Keaton Jennings rode his luck and Tom Westley played another encouraging innings to leave England well-placed at tea on a rain-marred third day of the third Test against South Africa at The Oval on Saturday.
England were 74 for one in their second innings, a lead of 252 runs, after yet more bad weather in the 100th Test at The Oval meant only 16.2 overs were possible between lunch and tea.
South Africa-born opener Jennings was 34 not out and Westley, one of three debutants in England's XI, unbeaten on 28.
But the under-pressure Jennings, out for nought in the first innings, nearly fell cheaply again to another slip catch by Dean Elgar off Vernon Philander when he edged the paceman on six only for the sharp chance to be dropped on this occasion.
Earlier, South Africa avoided the follow-on thanks mainly to middle-order batsman Temba Bavuma.
His gutsy 52 was the cornerstone of the Proteas' 175 all out.
That left then 178 runs behind England's first innings 353, which featured Ben Stokes's 112 and former captain Alastair Cook's 88.
Toby Roland-Jones, who'd removed all of South Africa's top four in a sensational debut bowling effort on Friday, eventually had Bavuma caught behind to end the innings.
Middlesex seamer Roland-Jones finished with figures of five for 57 in 16.4 overs to become just the sixth England cricketer to take five or more wickets in their debut bowling innings in Test match cricket.
South Africa resumed on 126 for eight, still 28 runs shy of avoiding the follow-on.
Bavuma was 34 not out and Morne Morkel unbeaten on two, with this four-match series in the balance at 1-1 and the continued overcast conditions again favouring the faster bowlers.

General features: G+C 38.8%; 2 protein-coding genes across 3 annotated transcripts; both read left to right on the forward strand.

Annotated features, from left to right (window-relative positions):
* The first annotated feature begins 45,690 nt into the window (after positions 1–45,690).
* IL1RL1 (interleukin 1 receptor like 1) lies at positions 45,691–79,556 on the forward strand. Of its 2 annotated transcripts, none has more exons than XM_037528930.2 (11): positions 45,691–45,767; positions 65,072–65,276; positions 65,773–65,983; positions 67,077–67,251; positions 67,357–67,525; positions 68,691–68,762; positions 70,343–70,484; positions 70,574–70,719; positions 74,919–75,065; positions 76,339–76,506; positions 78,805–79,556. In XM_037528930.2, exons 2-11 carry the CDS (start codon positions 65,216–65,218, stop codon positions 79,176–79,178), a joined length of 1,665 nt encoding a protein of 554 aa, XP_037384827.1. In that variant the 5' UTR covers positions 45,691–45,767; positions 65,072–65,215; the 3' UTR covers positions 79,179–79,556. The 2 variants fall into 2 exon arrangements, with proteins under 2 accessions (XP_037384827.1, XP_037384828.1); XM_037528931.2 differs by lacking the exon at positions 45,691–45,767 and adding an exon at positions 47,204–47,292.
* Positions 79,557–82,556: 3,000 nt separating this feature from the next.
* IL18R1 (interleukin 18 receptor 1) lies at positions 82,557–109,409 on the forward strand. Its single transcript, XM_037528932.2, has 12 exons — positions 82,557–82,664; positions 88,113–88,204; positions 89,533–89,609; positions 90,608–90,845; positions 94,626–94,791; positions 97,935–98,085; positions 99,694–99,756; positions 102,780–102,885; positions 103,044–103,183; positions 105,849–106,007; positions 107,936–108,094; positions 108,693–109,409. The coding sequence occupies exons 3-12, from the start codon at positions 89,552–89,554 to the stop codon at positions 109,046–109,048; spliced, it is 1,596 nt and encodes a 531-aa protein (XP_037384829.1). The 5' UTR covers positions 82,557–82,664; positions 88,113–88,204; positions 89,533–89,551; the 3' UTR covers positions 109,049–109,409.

South Africa were bolstered by knowing Philander had been passed fit after a night on a hospital drip that followed a second day's play from which the all-rounder was largely absent.
The diminutive Bavuma had a reprieve on 40 when an edged drive off Stuart Broad flew low to gully where a diving Stokes could not hold what would have been a stunning catch.
Bavuma subsequently ensured South Africa avoided the follow-on by driving a Broad half-volley through the covers for four.
And he then produced an even better cover-driven four off James Anderson, with England's record Test wicket-taker hit on the up.
But a valuable ninth-wicket partnership of 47 ended when Morkel (17) nicked Anderson to Cook at first slip.
Bavuma's edge to the third man boundary off Roland-Jones saw him complete a hard-earned fifty off 111 balls, including eight fours.
The worth of his more than three-hour innings was acknowledged by South Africa captain Faf du Plessis, who led the applause from the dressing room balcony.
But Bavuma was out soon afterwards, edging a good length Roland-Jones ball to wicket-keeper Jonny Bairstow.
England lost Cook shortly after lunch when he was bowled by an excellent delivery from fast bowler Morkel for just seven.
Westley, a longstanding team-mate of Cook at county side Essex, twice drove Philander for four and cover-drove Morkel for another boundary.
It appeared Westley, who made 25 in England's first innings, was making a conscious effort to play straighter and only turn balls angled into his pads onto the legside.
Left-hander Jennings was on 33 when given out lbw to fast bowler Kagiso Rabada but his review of umpire Joel Wilson's decision showed the ball had pitched just outside his leg stump.